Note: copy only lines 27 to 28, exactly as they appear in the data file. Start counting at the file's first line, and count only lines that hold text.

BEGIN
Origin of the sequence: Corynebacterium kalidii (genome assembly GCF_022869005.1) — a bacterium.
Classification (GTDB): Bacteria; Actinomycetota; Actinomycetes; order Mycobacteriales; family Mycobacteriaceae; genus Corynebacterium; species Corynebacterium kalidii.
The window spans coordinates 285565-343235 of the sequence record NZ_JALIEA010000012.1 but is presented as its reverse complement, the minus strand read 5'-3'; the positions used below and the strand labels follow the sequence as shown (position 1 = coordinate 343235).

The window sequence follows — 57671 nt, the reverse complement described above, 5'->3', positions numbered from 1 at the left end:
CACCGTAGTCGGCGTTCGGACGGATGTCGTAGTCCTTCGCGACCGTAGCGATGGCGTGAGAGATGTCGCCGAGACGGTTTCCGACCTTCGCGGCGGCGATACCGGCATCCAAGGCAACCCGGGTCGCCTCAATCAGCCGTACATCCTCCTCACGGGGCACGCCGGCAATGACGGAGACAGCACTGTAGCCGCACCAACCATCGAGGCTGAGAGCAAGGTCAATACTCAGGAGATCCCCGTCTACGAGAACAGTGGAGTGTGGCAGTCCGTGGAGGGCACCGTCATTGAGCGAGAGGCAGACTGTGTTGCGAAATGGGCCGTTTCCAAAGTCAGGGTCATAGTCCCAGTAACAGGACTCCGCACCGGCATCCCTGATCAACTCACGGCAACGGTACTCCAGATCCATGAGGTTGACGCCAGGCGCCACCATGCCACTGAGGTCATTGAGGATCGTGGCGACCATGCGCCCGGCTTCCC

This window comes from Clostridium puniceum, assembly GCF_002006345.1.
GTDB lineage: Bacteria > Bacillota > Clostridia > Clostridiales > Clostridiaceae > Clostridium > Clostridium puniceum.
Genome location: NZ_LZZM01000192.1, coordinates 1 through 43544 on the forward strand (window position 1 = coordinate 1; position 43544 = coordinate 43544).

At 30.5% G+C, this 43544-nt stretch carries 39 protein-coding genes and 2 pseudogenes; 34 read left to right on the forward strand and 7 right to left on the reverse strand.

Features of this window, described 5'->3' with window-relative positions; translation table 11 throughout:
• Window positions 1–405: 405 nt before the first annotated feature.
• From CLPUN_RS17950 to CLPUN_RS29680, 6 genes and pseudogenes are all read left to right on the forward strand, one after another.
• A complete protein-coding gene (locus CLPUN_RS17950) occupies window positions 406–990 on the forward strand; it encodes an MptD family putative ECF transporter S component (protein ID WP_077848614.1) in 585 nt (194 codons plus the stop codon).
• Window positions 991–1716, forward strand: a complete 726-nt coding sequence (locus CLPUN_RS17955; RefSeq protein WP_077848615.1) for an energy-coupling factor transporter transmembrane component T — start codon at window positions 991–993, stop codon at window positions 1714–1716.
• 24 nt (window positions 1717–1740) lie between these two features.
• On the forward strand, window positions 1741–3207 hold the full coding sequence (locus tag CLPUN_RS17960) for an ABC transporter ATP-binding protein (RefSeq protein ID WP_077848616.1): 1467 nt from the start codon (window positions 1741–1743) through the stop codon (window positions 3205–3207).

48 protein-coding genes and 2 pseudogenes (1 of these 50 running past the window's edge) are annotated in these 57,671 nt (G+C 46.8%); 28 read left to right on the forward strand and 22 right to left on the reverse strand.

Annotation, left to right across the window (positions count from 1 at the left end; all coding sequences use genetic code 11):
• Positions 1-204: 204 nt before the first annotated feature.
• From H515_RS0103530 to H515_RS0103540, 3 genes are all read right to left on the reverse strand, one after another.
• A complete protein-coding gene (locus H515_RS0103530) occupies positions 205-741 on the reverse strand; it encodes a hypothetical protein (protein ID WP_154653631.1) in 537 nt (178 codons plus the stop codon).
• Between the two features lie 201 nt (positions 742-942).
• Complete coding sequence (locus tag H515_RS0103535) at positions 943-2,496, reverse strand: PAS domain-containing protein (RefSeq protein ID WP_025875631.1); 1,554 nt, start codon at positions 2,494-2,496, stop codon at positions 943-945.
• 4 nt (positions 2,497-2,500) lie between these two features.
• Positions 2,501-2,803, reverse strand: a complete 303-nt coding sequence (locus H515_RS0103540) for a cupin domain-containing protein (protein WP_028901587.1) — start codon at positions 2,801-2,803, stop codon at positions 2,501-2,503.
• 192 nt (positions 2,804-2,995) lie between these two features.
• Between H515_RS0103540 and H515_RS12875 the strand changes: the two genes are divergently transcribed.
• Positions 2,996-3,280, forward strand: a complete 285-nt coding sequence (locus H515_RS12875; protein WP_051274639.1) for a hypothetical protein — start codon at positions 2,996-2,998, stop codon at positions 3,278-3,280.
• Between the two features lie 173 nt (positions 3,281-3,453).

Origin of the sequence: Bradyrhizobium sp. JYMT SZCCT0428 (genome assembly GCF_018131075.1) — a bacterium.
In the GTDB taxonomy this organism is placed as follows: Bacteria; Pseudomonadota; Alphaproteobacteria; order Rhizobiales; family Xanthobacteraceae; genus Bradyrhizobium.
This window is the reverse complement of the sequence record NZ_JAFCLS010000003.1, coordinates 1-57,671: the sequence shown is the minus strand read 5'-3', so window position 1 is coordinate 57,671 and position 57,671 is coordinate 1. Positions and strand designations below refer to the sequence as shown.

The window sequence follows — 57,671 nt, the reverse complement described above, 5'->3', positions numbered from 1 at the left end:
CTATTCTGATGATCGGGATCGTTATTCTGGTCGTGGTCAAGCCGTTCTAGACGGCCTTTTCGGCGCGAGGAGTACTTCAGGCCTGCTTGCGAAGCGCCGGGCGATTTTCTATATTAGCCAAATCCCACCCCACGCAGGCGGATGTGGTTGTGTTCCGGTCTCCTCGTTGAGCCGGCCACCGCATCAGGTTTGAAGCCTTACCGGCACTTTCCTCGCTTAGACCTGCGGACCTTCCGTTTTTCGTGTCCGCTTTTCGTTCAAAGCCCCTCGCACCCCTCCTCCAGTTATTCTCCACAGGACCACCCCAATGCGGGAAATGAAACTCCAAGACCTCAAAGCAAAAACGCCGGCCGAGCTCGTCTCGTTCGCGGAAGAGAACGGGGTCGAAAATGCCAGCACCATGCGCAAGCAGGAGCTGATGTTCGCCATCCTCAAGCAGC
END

• Between H515_RS0103540 and H515_RS12875 the strand changes: the two genes are divergently transcribed.
• Positions 2,996-3,280, forward strand: a complete 285-nt coding sequence (locus H515_RS12875; protein WP_051274639.1) for a hypothetical protein — start codon at positions 2,996-2,998, stop codon at positions 3,278-3,280.